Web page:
My rating: 4 of 5 stars
If I were to be called upon to provide a single phrase that sums up my reaction to The Goblin Emperor, that would be “a refreshing change of pace”.
There are a host of things I like about this book that fall into that general area. Namely:
- There isn’t a single human in the story.
- The goblins are not bad guys, and in fact have a level of social and cultural development apparently comparable to the elves.
- The protagonist, Maia, is not only not a big brawny action type, he’s instead quite kind-hearted and painfully shy and insecure.
- Even though Maia is coming out of a history of abuse, which does inform the development of his character, it’s also not a particularly big plot point either.
- This is not quest fantasy. Nor is it “WE MUST OVERTHROW THIS CORRUPT GOVERNMENT” fantasy or “WE MUST KILL THIS BIG EVIL THING” fantasy (and as a writer who has recently finished a trilogy involving both of those tropes, I am aware of the amusement value of my saying that).
- We also don’t get into any ideas of “absolute power corrupts absolutely”, either. Maia is thrust without warning into the ruling seat of his people, and yet, he rises to the challenge of dealing with it, and his only real goal is to do as good a job as he can. I really appreciate that.
- Addison’s taken great care to set up the languages of her society, too–I really rather liked the use of pronouns all over the book, as well as occasional clearly non-English words thrown in here and there to give you a taste of what the languages these elves and goblins are speaking would actually sound like.
At the same time, I hold back slightly from committing to a full five stars. While the language nerd in me really appreciates the effort Addison went to here, I also found the archaic-sounding dialogue a slight hindrance to my ability to immerse myself in the plot. This was not only because of the pronoun usage–all the nobility spoke of themselves in plural form, not just Maia–but also because just about all of the names were polysyllabic tongue-twisters. If you’ve read Tolkien at all, and specifically The Silmarillion, these names may well remind you of the sorts of names Tolkien gave to the ruling dynasty of Numenor, which blurred together after a while–even for me, a devoted Tolkien geek. The Goblin Emperor gives me the same problem.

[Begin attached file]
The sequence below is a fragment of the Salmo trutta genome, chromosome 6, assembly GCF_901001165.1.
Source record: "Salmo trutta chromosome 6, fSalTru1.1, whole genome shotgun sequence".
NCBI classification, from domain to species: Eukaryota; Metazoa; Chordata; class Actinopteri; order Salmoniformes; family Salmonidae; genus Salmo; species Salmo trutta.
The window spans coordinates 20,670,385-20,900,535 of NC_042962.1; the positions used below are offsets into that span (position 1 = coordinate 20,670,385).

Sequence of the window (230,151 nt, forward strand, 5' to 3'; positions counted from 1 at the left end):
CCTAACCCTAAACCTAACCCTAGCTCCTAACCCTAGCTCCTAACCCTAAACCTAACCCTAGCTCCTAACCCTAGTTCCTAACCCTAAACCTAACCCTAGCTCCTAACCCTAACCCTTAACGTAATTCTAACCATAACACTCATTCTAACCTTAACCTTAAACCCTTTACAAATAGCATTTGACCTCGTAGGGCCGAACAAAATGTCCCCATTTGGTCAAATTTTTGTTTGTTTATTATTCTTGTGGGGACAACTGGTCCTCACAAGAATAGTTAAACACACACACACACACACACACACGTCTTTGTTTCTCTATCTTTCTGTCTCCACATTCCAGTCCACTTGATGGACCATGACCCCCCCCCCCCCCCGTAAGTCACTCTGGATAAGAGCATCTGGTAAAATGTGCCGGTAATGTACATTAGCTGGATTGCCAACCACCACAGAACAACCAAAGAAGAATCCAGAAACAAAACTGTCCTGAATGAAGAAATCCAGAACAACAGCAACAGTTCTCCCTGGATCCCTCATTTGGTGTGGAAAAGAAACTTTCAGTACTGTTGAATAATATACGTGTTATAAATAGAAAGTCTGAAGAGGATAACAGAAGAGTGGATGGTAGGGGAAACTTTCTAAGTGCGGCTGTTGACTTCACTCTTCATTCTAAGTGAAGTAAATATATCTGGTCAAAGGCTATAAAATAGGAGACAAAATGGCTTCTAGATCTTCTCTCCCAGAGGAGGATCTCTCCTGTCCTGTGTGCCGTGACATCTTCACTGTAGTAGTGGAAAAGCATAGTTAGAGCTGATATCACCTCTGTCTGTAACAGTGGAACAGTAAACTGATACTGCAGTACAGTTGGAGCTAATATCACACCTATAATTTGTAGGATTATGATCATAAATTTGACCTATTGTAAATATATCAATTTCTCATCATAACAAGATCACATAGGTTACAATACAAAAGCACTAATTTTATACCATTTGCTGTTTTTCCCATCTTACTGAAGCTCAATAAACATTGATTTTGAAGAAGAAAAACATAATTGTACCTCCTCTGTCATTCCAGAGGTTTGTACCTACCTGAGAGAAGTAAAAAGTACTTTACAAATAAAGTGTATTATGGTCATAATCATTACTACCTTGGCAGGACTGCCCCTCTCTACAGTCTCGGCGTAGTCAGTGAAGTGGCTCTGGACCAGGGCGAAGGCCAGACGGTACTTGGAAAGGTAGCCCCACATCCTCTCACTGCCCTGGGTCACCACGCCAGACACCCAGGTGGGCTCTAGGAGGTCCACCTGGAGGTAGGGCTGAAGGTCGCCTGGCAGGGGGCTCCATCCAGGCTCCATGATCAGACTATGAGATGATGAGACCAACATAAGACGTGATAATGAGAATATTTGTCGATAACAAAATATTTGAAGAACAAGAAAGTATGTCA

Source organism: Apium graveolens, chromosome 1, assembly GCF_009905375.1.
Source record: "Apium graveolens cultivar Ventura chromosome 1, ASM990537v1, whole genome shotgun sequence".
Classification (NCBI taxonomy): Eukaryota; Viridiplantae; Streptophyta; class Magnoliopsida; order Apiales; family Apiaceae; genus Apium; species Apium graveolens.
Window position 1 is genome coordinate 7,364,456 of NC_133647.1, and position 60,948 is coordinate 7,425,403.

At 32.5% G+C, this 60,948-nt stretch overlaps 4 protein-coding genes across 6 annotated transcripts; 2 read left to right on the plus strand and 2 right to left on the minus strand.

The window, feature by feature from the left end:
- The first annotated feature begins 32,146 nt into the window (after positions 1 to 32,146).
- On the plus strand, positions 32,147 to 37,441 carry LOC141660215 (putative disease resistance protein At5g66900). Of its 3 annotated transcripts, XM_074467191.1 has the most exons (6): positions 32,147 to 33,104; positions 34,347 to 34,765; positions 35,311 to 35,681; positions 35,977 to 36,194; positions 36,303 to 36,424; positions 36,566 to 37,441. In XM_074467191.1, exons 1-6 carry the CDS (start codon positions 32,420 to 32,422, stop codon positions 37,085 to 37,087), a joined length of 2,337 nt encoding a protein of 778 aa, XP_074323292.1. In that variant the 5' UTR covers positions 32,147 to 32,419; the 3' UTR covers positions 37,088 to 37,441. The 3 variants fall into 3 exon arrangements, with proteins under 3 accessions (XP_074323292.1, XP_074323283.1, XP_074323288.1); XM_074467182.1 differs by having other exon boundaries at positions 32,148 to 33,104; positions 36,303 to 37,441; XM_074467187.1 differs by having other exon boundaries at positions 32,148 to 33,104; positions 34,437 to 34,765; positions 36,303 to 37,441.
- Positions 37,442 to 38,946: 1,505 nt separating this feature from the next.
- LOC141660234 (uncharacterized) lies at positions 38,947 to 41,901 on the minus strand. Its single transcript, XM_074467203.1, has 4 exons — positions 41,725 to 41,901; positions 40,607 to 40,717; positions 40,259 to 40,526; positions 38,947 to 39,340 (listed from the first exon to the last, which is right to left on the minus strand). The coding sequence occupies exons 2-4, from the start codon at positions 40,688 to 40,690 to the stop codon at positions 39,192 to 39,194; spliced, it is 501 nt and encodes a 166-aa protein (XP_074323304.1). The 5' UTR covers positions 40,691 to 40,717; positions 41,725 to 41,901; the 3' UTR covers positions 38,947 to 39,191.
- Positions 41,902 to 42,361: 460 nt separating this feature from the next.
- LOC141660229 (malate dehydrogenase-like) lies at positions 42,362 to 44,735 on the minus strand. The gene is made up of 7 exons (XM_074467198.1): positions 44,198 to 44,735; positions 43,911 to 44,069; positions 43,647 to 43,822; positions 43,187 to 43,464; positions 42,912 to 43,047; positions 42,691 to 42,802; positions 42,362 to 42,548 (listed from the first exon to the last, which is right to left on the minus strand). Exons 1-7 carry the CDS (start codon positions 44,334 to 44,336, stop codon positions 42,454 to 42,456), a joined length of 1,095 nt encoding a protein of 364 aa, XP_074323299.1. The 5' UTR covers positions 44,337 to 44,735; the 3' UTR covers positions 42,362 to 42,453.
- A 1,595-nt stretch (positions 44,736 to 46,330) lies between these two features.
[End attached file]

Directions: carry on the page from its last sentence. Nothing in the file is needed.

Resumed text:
Similarly, I was a little startled to discover that the vast majority of the action in the book is episodic, one incident after another along the general theme of “Maia has to deal with the next challenge dropped on him now that he’s emperor”. There’s an arc involving investigating what happened to his father and brothers–the act of sabotage that kills them and puts Maia on the throne to begin with–but that’s given surprisingly little emphasis. The story is way more character-driven than it is plot-driven, and while that’s not necessarily a bad thing, it left me feeling like the book should have had more weight to it than it did.
And yet. I’m asking myself if I feel this book’s worthy of a Hugo, and specifically, asking myself whether a Hugo-worthy novel really requires a strong plot arc. Or, is it award-worthy all by itself to have a story that revels in language, and whose protagonist simply just has to figure out how to rule his people to the best of his ability, and to do it wisely and well? Because while Addison doesn’t really shatter any tropes here, she does rather elegantly evade them. And at the end of the day, I really did enjoy this book. Which is what’s important.
Didn’t hurt either that I kept imagining Maia as played by Elijah Wood, either. Four stars.